Jazz, reinvented.

A freedom cry of blazing brass soars out of frenetic, hard-thumping bass and explosive cymbal crash. Hardcore chemistry: three cats playing their hearts out, power-trio style. Jazz may no longer be considered "the new thing," but this disc goes a long way toward proving the music is far from dead.

Roy Campbell makes music that hits the soul like a ton of bricks, hard-swinging and emotionally direct yet, unlike a lot of free jazz, unashamed of righteous lyricism. As a trumpeter, he's schooled in the post-bop tradition of Freddie Hubbard--all knotty harmonic complexity and rhythmic punch--yet possessed of an appetite for sounds from around the globe. Like Don Cherry before him, Campbell uses the backdrop of jazz as a canvas, painting in hues of traditional African and Asian music and pure, deep blues. Campbell's outward-bound excursions aren't intended to attack listeners (as is the case with much underground jazz), but rather to fuse diverse musical elements into a cohesive, highly satisfying original form.

In upright bassman William Parker and skin pounder extraordinaire Hamid Drake, Campbell has found possibly the hottest rhythm section working today. The profound skills of each individual player are only heightened by the history these three share. Parker, a veteran of groups led by Cecil Taylor and David S. Ware, began playing with Campbell way back in 1978, the two New Yorkers collaborating whenever they could. Drake met Parker nearly a decade ago after Peter Brötzmann asked the two to join Die Like a Dog, the German sax mauler's tribute to Albert Ayler. It was in the powerhouse, big-band version of this group (to which Portland was treated last summer) that Campbell, Parker and Drake first shared the stage.

Ethnic Stew and Brew is not, however, the slash-and-burn-out jazz one would expect from such beginnings. Rather, it is a different kind of music altogether--one of earthy motifs, compassionate feeling and good ol' funky drive (which Drake dishes up in X-large servings). The trio strips the tunes down to essentials: No sound is gratuitous, every note played for the purpose of pushing the music further. Even when the players pick up indigenous percussion instruments, it is to add to the language of the music and act as a bridge between sections rather than dress their effort in superficial exotica. Much like the classic groups of Coltrane and Mingus, the Pyramid Trio creates uniquely alive music filled with beauty and vitality. (DM)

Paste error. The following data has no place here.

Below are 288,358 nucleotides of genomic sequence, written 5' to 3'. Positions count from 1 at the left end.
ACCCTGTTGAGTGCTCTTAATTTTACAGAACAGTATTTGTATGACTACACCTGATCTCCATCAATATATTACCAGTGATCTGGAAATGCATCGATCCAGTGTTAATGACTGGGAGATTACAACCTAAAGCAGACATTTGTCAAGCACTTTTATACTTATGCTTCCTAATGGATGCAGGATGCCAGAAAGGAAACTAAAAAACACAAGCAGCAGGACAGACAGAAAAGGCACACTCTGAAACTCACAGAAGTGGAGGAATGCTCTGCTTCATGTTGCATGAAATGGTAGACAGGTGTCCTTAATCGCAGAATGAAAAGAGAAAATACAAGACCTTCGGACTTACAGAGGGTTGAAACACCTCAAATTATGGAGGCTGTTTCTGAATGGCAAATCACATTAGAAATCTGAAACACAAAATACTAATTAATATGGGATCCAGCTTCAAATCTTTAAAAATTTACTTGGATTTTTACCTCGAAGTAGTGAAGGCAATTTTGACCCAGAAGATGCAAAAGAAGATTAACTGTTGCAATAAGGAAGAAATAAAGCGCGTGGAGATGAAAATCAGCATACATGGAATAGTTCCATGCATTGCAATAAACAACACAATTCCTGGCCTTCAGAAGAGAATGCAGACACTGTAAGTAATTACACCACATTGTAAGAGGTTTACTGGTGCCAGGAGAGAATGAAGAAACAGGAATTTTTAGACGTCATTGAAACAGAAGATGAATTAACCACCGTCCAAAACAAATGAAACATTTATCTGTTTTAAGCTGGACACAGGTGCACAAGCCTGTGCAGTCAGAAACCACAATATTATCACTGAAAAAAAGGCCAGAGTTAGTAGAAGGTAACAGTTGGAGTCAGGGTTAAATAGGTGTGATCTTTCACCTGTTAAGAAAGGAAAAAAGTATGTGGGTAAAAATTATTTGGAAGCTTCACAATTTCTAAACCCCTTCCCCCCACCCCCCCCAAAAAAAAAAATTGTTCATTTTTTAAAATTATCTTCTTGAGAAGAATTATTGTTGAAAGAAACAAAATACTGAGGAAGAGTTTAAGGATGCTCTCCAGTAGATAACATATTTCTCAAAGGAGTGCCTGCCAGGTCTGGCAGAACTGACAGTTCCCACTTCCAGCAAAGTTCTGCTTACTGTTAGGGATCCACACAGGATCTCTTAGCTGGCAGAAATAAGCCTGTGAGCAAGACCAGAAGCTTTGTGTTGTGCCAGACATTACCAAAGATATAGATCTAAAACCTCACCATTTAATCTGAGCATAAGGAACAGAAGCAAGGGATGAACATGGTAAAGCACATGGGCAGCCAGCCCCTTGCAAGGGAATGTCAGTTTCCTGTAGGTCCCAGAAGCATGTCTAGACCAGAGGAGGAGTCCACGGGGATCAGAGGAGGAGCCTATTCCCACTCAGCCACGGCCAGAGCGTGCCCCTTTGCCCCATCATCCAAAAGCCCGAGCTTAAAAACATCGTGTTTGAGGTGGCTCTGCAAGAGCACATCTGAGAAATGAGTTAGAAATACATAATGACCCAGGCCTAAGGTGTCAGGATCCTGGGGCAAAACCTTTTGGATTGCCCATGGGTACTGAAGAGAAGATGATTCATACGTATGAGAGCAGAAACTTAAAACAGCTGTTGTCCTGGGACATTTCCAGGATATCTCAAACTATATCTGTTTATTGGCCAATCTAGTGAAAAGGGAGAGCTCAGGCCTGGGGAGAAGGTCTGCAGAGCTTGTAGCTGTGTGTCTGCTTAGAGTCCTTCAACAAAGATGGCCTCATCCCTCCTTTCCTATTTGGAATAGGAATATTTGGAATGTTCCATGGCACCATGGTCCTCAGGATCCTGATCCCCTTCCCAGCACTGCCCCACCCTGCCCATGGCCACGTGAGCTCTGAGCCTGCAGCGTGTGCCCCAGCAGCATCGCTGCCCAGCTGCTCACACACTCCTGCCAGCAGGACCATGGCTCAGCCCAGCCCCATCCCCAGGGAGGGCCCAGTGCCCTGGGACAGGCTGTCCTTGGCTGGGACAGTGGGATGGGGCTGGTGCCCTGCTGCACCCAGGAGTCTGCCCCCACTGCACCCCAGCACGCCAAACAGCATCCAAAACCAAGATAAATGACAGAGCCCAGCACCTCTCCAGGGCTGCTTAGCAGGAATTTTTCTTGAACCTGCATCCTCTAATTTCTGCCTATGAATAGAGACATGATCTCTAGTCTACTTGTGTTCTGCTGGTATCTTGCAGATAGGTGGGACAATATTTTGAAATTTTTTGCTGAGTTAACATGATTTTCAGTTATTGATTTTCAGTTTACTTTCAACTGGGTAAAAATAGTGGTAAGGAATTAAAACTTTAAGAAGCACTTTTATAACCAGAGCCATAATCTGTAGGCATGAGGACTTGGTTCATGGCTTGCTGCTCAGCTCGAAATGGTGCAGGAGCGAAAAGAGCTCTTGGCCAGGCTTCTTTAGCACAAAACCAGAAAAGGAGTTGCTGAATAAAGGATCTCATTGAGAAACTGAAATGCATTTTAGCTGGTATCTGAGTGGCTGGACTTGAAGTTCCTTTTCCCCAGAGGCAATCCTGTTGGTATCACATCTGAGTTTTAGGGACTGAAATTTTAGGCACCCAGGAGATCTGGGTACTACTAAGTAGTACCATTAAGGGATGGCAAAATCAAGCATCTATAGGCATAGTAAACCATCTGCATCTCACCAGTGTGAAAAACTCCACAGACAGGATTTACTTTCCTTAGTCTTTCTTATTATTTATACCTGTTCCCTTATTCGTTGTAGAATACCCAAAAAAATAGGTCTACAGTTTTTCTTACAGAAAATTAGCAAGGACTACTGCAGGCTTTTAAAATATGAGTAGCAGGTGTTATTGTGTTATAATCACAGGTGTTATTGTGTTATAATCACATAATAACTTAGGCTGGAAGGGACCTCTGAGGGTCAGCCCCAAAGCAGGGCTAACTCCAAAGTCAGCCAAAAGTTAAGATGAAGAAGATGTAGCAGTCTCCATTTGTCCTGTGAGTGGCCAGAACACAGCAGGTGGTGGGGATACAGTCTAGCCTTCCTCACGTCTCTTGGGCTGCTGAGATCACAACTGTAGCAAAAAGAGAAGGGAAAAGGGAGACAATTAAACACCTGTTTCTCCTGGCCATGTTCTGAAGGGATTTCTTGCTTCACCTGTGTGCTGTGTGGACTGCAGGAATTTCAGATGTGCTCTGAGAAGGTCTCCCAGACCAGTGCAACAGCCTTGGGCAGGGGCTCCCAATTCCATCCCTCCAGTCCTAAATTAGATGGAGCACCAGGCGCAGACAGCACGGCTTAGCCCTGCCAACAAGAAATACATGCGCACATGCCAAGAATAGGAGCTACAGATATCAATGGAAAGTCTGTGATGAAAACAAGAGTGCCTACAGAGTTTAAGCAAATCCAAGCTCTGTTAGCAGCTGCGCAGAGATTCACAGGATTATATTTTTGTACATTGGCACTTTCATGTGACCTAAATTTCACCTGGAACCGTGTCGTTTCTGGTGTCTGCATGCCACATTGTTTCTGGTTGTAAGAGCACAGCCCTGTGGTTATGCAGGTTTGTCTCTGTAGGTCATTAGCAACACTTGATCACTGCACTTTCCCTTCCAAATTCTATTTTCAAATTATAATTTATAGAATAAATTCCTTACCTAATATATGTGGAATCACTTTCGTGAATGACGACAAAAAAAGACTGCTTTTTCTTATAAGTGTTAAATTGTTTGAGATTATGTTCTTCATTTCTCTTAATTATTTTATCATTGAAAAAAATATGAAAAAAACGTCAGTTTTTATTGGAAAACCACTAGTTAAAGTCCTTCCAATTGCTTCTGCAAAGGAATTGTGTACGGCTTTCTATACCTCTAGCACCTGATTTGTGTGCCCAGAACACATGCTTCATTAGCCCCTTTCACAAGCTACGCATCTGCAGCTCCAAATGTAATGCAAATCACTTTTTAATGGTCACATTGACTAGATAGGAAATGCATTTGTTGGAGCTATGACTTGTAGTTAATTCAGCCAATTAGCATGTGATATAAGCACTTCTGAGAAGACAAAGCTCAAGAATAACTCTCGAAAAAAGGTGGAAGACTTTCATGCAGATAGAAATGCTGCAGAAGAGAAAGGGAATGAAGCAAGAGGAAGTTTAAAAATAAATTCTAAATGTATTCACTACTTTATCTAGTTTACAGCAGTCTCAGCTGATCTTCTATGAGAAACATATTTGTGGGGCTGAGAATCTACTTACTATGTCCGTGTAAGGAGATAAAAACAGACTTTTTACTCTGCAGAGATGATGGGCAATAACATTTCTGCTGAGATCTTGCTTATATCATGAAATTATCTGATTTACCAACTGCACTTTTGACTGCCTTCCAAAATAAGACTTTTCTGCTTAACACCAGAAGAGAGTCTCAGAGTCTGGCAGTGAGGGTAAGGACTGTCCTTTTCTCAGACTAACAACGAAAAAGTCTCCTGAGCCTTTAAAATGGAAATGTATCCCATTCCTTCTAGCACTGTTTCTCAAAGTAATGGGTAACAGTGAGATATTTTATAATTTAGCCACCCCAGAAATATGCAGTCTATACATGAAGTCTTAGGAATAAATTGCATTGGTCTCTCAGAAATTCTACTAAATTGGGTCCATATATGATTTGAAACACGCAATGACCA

An emo fright.

If you're guessing heavy riffs and a whiff of Satan, well, you should be so lucky. Ozma is all about well-polished, emo-pop of only the most reprehensibly mundane sort. Standard alt-radio guitars brace flavorless harmonies and a bunch of gutless yelling, while bright, slight keyboards play dress-up in an attempt, one imagines, to add some sort of personality or depth to the sound. Doesn't work. Surprise. Hey, "young-and-stupid" bands are cool--except when they're really just, like, young and stupid. "I've been cheating on you since we broke up/ I've been dreaming of you since I woke up." Ick. I'm going to have nightmares now. (SDS)

(Fat Possum)
A chilling blues statement, rereleased.

One man. One guitar. Off in the distance, a rooster crows. Robert Pete Williams didn't write songs. He created them, off the cuff, in the moment, out of the blues. Born a Louisiana farmer in 1914, later convicted of murder, sentenced to Angola and eventually pardoned, Williams worked his voice and his guitar into utterly unique country. His songs sag under the ponderous burden of hard times in a hard country. Recorded live outside Williams' rural home and originally released in 1971, this record documents the full power of a master. Austere, idiosyncratic and undeniably poetic, this record shows Robert Pete Williams bleeding the blues, slowly. Amazing. (SDS)